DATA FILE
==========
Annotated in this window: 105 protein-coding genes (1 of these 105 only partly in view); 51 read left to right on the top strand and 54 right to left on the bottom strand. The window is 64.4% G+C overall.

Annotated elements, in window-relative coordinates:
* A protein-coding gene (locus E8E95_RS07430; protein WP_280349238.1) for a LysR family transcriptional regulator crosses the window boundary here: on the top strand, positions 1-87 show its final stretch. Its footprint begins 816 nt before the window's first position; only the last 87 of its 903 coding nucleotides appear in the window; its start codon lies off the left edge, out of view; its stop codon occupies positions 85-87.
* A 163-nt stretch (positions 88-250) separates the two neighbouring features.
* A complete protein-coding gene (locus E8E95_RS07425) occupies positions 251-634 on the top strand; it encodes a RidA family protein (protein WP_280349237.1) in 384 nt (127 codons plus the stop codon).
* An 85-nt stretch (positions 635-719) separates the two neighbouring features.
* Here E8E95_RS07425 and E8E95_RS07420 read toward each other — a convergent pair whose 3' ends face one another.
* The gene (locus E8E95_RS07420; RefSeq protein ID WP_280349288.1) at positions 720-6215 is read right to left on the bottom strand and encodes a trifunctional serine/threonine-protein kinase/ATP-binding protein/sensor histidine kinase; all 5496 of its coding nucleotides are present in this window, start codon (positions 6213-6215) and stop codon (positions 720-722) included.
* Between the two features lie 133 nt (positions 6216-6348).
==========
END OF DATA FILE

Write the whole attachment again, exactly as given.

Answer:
Annotated in this window: 105 protein-coding genes (1 of these 105 only partly in view); 51 read left to right on the top strand and 54 right to left on the bottom strand. The window is 64.4% G+C overall.

Annotated elements, in window-relative coordinates:
* A protein-coding gene (locus E8E95_RS07430; protein WP_280349238.1) for a LysR family transcriptional regulator crosses the window boundary here: on the top strand, positions 1-87 show its final stretch. Its footprint begins 816 nt before the window's first position; only the last 87 of its 903 coding nucleotides appear in the window; its start codon lies off the left edge, out of view; its stop codon occupies positions 85-87.
* A 163-nt stretch (positions 88-250) separates the two neighbouring features.
* A complete protein-coding gene (locus E8E95_RS07425) occupies positions 251-634 on the top strand; it encodes a RidA family protein (protein WP_280349237.1) in 384 nt (127 codons plus the stop codon).
* An 85-nt stretch (positions 635-719) separates the two neighbouring features.
* Here E8E95_RS07425 and E8E95_RS07420 read toward each other — a convergent pair whose 3' ends face one another.
* The gene (locus E8E95_RS07420; RefSeq protein ID WP_280349288.1) at positions 720-6215 is read right to left on the bottom strand and encodes a trifunctional serine/threonine-protein kinase/ATP-binding protein/sensor histidine kinase; all 5496 of its coding nucleotides are present in this window, start codon (positions 6213-6215) and stop codon (positions 720-722) included.
* Between the two features lie 133 nt (positions 6216-6348).